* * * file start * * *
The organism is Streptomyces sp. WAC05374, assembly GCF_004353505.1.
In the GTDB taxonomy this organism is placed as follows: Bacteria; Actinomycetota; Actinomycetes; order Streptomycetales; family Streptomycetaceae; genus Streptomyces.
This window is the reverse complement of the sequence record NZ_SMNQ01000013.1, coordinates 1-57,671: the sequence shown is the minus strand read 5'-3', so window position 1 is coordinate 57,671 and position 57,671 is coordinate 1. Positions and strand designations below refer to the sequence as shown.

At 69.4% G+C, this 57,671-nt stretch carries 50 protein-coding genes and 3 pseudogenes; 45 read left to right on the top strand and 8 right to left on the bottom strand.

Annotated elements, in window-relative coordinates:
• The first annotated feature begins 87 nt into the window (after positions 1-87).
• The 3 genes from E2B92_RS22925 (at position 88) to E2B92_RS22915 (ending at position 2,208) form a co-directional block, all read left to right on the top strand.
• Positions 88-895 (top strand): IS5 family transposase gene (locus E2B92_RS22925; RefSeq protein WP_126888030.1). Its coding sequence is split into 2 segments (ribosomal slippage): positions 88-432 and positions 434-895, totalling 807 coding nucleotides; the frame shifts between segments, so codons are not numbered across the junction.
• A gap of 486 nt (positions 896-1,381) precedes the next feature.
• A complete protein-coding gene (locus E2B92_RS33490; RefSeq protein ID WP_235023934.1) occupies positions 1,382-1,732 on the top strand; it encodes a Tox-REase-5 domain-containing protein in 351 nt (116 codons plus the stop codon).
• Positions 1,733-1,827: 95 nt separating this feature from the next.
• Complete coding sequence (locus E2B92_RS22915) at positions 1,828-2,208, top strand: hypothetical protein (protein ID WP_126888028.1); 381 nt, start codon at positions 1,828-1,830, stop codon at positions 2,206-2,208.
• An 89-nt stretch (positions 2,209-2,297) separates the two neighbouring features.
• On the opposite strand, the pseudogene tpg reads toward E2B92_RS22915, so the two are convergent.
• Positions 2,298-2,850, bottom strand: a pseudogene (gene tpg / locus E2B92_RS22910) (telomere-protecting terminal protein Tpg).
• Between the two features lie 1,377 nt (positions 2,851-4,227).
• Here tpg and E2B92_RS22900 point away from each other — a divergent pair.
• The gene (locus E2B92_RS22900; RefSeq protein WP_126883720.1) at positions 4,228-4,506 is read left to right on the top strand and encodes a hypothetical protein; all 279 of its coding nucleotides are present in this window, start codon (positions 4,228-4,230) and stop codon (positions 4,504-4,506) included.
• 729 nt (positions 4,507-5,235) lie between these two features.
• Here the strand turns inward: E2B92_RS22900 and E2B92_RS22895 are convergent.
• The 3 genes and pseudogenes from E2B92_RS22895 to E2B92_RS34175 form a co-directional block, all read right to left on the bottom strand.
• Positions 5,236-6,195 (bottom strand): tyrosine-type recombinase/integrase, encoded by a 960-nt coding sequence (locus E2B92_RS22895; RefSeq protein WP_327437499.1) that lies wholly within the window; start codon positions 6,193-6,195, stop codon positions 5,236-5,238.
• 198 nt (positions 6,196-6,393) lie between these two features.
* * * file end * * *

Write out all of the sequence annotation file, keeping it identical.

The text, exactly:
The organism is Streptomyces sp. WAC05374, assembly GCF_004353505.1.
In the GTDB taxonomy this organism is placed as follows: Bacteria; Actinomycetota; Actinomycetes; order Streptomycetales; family Streptomycetaceae; genus Streptomyces.
This window is the reverse complement of the sequence record NZ_SMNQ01000013.1, coordinates 1-57,671: the sequence shown is the minus strand read 5'-3', so window position 1 is coordinate 57,671 and position 57,671 is coordinate 1. Positions and strand designations below refer to the sequence as shown.

At 69.4% G+C, this 57,671-nt stretch carries 50 protein-coding genes and 3 pseudogenes; 45 read left to right on the top strand and 8 right to left on the bottom strand.

Annotated elements, in window-relative coordinates:
• The first annotated feature begins 87 nt into the window (after positions 1-87).
• The 3 genes from E2B92_RS22925 (at position 88) to E2B92_RS22915 (ending at position 2,208) form a co-directional block, all read left to right on the top strand.
• Positions 88-895 (top strand): IS5 family transposase gene (locus E2B92_RS22925; RefSeq protein WP_126888030.1). Its coding sequence is split into 2 segments (ribosomal slippage): positions 88-432 and positions 434-895, totalling 807 coding nucleotides; the frame shifts between segments, so codons are not numbered across the junction.
• A gap of 486 nt (positions 896-1,381) precedes the next feature.
• A complete protein-coding gene (locus E2B92_RS33490; RefSeq protein ID WP_235023934.1) occupies positions 1,382-1,732 on the top strand; it encodes a Tox-REase-5 domain-containing protein in 351 nt (116 codons plus the stop codon).
• Positions 1,733-1,827: 95 nt separating this feature from the next.
• Complete coding sequence (locus E2B92_RS22915) at positions 1,828-2,208, top strand: hypothetical protein (protein ID WP_126888028.1); 381 nt, start codon at positions 1,828-1,830, stop codon at positions 2,206-2,208.
• An 89-nt stretch (positions 2,209-2,297) separates the two neighbouring features.
• On the opposite strand, the pseudogene tpg reads toward E2B92_RS22915, so the two are convergent.
• Positions 2,298-2,850, bottom strand: a pseudogene (gene tpg / locus E2B92_RS22910) (telomere-protecting terminal protein Tpg).
• Between the two features lie 1,377 nt (positions 2,851-4,227).
• Here tpg and E2B92_RS22900 point away from each other — a divergent pair.
• The gene (locus E2B92_RS22900; RefSeq protein WP_126883720.1) at positions 4,228-4,506 is read left to right on the top strand and encodes a hypothetical protein; all 279 of its coding nucleotides are present in this window, start codon (positions 4,228-4,230) and stop codon (positions 4,504-4,506) included.
• 729 nt (positions 4,507-5,235) lie between these two features.
• Here the strand turns inward: E2B92_RS22900 and E2B92_RS22895 are convergent.
• The 3 genes and pseudogenes from E2B92_RS22895 to E2B92_RS34175 form a co-directional block, all read right to left on the bottom strand.
• Positions 5,236-6,195 (bottom strand): tyrosine-type recombinase/integrase, encoded by a 960-nt coding sequence (locus E2B92_RS22895; RefSeq protein WP_327437499.1) that lies wholly within the window; start codon positions 6,193-6,195, stop codon positions 5,236-5,238.
• 198 nt (positions 6,196-6,393) lie between these two features.